The Ministry of Environment and the Global Green Growth Institute (GGGI) organised a high-level event on Strategies and Actions to Accelerate Sri Lanka’s Transition to a Green Growth Pathway on February 6.
The event aimed to complement ongoing efforts to transform Sri Lanka’s development, by formalising the application of a green growth model. Under the patronage of President Ranil Wickremesinghe and by Ban Ki-moon, the
President of the Assembly and Chair of the Council of the Global Green Growth Institute and the Eighth Secretary-General of the United Nations, the event brought together key stakeholders from government, private sector, development partners, academia, and civil society.
Ban Ki-moon reinstated that, “We have no excess time to spare, nor do we have a Plan B or a Planet B. This is what we will bestow upon our succeeding generation.”
During his welcome remarks, Dr. Anil Jasinghe, Secretary Ministry of Environment expressed that the Government of Sri Lanka was not able to successfully deliver alone on the transition to a green development pathway and were seeking the support of all the experts invited and looking forward to forging partnerships and working in close collaboration, over the long term.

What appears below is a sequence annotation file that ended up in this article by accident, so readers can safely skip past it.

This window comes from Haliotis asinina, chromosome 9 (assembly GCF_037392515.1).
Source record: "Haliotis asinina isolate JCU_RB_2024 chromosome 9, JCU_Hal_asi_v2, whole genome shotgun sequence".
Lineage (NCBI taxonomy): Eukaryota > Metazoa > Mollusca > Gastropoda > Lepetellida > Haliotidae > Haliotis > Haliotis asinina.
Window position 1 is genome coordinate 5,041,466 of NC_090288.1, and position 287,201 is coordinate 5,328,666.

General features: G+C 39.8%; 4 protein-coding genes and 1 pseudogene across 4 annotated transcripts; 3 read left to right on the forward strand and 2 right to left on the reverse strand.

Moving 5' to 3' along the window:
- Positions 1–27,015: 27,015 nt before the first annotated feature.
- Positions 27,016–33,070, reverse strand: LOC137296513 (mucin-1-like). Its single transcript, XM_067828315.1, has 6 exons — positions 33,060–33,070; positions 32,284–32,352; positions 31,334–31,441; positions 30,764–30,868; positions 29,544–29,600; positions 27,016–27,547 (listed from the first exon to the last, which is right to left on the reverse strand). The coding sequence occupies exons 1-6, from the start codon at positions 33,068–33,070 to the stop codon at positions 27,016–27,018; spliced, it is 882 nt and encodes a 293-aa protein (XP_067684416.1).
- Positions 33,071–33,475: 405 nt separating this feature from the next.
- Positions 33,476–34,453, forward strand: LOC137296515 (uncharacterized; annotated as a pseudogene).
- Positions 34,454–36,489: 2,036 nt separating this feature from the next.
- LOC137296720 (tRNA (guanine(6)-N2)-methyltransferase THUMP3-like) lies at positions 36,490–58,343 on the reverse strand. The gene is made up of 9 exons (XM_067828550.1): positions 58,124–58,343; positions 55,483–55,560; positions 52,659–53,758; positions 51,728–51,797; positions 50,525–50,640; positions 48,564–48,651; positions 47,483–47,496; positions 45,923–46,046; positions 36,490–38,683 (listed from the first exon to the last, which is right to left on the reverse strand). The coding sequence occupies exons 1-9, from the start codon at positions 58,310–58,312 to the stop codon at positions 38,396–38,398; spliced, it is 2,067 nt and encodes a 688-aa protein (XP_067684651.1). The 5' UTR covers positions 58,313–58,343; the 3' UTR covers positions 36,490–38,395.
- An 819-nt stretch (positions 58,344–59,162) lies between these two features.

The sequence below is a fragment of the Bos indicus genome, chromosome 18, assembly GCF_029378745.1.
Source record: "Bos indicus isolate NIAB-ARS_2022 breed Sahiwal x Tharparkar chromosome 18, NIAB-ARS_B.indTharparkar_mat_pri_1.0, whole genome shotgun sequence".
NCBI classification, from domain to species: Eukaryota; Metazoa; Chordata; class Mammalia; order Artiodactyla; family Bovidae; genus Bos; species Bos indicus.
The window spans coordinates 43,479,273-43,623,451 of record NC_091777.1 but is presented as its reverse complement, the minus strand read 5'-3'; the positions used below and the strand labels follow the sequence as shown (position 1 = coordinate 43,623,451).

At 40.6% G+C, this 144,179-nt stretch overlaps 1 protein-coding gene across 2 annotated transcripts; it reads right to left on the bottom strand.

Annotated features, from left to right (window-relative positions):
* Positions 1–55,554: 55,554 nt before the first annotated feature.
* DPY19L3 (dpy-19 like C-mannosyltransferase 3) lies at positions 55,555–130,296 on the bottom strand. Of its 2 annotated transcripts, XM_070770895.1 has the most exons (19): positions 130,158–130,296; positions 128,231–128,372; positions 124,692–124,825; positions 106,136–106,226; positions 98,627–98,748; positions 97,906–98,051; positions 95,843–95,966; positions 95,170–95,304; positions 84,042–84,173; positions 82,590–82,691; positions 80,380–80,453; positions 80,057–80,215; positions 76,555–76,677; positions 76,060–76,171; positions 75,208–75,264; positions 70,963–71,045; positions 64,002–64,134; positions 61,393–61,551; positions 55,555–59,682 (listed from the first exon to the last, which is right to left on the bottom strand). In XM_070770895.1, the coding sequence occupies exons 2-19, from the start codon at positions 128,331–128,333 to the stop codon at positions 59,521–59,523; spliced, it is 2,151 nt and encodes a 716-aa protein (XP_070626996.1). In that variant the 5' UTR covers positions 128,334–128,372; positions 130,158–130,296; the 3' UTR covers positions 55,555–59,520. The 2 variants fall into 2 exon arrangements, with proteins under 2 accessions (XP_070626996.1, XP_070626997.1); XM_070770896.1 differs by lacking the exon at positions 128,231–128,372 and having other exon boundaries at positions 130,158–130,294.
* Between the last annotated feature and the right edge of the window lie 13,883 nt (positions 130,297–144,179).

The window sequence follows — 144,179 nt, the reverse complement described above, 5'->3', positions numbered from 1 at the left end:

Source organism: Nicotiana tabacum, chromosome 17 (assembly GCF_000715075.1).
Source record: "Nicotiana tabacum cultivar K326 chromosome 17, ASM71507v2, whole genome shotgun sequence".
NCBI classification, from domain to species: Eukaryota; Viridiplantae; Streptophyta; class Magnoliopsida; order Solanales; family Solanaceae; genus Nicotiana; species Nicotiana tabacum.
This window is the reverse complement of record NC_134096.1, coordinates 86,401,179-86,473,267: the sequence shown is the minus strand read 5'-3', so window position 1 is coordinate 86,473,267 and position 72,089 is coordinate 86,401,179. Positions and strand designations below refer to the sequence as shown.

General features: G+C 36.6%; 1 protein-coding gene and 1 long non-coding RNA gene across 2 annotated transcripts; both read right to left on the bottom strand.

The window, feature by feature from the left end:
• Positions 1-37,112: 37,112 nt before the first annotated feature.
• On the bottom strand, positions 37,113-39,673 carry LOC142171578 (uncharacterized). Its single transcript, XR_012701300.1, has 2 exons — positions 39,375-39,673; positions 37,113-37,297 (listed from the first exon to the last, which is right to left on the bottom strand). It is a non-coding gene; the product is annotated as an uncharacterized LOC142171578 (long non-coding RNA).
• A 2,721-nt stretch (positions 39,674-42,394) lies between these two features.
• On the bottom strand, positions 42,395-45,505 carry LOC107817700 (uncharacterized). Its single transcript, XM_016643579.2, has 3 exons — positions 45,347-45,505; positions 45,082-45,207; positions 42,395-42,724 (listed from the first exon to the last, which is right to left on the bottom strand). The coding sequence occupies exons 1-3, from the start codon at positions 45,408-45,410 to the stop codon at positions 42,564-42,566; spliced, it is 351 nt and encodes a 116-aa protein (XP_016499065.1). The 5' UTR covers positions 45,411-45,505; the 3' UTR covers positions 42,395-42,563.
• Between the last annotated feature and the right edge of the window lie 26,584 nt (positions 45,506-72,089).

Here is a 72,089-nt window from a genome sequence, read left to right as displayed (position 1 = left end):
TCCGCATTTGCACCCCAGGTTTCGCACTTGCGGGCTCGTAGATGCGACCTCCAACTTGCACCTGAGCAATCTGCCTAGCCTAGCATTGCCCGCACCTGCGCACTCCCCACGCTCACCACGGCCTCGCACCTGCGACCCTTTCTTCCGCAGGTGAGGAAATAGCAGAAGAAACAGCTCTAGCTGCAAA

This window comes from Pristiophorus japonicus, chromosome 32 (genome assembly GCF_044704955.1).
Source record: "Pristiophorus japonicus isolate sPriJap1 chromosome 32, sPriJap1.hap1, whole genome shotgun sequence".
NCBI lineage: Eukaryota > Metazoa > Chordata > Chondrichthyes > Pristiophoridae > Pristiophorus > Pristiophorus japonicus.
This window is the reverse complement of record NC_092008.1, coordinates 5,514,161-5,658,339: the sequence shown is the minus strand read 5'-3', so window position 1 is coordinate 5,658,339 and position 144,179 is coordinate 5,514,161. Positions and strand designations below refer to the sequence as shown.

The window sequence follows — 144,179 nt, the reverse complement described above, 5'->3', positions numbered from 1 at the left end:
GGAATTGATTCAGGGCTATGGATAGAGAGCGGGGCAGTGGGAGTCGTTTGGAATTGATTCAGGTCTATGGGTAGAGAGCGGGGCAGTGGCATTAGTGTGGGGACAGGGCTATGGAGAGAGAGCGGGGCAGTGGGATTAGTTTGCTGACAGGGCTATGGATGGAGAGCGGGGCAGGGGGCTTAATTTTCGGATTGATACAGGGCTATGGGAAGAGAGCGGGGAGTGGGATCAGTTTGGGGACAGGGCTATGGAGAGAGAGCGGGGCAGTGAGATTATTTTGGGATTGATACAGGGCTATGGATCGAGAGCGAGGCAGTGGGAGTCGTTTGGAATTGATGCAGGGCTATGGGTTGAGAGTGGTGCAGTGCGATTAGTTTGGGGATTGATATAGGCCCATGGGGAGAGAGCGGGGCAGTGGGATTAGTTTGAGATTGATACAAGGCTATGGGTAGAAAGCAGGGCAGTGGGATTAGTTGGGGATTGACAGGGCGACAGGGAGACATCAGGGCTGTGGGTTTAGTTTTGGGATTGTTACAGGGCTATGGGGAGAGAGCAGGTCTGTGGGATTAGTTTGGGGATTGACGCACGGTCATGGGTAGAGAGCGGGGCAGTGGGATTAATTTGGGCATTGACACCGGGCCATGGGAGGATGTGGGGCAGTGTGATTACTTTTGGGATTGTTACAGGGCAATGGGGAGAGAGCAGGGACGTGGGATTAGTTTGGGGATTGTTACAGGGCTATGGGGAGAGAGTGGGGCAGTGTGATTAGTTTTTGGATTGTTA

The event featured a panel discussion on strategies and actions to accelerate Sri Lanka’s green growth pathway, moderated by Dr. Achala Abeysinghe, GGGI Asia Regional Director and Head of Programmes.
Leaders representing various sectors presented their perspectives on strategies and actions. Kumudini Vidyalankara, Director of Climate Change at the Ministry of Environment, discussed the development of a green enabling environment in Sri Lanka.
She acknowledged that while the country has robust policies and plans in place, there are still significant obstacles that need to be addressed, including a lack of financing, technical expertise, and capacity.
This sentiment was echoed by Naseer Ahamed, Minister of Environment, in his remarks. The Government of Sri Lanka is keen to work closely with development partners, organisations such as GGGI, and the private sector to address these gaps.
She also highlighted that Sri Lanka launched a Climate Prosperity Plan at COP 27, which aims to promote large-scale investments in the country, in three main sectors that include renewable energy, e- mobility and climate change adaptation.
Dimantha Seneviratne, Chief Executive Officer of the National Development Bank PLC (NDB) said that many banks are currently working towards accessing significant funding from global climate financiers for the purpose of on-lending to green projects, while also building the required institutional capacity to play this role. The Central Bank of Sri Lanka as the regulator has facilitated this process by formulating the required regulatory environment with the launch of the ‘Green Finance Taxonomy’. Dimantha further said that the consideration of a debt-for-nature swap transaction to supplement the sovereign debt restructuring process can serve as a key demonstration project for Sri Lanka that can mirror the success of such transactions executed in the South American region.